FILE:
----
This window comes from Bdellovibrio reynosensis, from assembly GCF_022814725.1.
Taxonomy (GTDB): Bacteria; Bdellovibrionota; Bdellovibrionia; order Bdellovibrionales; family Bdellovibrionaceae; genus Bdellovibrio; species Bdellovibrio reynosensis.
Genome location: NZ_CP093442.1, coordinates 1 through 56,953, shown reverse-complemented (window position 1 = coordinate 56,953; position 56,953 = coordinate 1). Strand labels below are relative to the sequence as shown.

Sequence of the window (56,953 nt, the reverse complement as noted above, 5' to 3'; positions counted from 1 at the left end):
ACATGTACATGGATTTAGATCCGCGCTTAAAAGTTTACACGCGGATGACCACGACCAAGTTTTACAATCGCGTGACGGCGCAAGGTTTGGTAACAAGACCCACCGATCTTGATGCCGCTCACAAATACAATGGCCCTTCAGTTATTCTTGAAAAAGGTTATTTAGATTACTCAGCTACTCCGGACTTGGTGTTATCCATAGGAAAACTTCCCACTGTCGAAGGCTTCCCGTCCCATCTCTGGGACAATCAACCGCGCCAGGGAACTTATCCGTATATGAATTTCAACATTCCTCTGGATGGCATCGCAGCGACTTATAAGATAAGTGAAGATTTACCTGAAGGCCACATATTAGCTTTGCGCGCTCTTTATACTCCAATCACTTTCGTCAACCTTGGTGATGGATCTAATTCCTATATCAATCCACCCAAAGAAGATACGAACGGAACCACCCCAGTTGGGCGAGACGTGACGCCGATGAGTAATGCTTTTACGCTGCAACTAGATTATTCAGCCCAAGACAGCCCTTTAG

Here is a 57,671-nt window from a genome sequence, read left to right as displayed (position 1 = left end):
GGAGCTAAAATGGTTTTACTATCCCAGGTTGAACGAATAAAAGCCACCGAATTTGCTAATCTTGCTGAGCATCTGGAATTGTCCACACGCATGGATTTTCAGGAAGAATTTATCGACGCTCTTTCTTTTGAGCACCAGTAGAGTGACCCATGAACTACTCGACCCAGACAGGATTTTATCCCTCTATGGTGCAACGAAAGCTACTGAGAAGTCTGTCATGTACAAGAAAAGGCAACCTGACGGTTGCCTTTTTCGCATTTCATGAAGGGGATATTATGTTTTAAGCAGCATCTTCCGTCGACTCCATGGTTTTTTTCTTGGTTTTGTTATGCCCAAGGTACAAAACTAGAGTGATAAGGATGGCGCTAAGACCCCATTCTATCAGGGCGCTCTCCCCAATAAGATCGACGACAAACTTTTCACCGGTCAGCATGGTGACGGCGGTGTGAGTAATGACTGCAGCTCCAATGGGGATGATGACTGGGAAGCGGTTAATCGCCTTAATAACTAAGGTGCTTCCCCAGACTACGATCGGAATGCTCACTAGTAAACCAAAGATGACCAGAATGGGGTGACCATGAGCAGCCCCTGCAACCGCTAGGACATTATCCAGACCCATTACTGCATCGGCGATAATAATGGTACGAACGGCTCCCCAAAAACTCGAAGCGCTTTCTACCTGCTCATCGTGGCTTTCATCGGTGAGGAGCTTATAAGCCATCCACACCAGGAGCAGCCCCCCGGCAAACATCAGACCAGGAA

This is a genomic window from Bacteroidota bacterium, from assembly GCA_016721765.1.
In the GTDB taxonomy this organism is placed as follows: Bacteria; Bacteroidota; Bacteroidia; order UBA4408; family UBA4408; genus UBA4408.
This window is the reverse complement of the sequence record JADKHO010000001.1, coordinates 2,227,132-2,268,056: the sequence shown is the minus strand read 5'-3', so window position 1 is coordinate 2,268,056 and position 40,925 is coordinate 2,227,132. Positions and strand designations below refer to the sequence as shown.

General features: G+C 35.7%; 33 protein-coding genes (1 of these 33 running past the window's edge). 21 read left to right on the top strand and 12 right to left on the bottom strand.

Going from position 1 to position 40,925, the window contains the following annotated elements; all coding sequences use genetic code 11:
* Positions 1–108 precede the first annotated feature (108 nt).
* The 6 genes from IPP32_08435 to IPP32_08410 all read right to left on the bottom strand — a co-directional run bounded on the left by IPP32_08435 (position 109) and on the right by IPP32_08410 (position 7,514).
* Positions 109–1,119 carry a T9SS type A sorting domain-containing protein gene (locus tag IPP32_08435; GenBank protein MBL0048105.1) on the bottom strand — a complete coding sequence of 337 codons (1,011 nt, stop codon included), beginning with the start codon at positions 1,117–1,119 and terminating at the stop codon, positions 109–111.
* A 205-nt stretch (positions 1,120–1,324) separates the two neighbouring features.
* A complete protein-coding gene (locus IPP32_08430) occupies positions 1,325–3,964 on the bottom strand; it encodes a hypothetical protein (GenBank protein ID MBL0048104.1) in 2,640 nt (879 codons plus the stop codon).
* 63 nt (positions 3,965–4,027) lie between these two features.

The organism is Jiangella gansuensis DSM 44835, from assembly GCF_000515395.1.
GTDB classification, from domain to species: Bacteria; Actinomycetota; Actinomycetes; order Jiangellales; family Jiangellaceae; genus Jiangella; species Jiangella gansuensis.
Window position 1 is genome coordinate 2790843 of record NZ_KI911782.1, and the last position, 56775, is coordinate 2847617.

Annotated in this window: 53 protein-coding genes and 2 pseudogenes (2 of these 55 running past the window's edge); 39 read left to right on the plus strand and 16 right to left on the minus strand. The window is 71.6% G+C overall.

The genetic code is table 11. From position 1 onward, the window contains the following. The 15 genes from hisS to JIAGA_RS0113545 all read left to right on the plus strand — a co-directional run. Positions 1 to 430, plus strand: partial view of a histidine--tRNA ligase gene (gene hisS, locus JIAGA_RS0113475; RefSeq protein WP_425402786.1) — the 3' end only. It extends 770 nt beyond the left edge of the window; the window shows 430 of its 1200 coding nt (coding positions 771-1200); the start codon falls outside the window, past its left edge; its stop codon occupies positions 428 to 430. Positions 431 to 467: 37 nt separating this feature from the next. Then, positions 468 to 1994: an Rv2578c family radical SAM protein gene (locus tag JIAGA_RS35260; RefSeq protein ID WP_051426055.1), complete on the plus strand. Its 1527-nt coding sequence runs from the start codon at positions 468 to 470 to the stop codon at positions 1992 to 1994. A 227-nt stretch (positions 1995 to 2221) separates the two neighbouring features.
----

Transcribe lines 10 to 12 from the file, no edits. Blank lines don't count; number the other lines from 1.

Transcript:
This window is the reverse complement of the sequence record JADKHO010000001.1, coordinates 2,227,132-2,268,056: the sequence shown is the minus strand read 5'-3', so window position 1 is coordinate 2,268,056 and position 40,925 is coordinate 2,227,132. Positions and strand designations below refer to the sequence as shown.

General features: G+C 35.7%; 33 protein-coding genes (1 of these 33 running past the window's edge). 21 read left to right on the top strand and 12 right to left on the bottom strand.

Going from position 1 to position 40,925, the window contains the following annotated elements; all coding sequences use genetic code 11: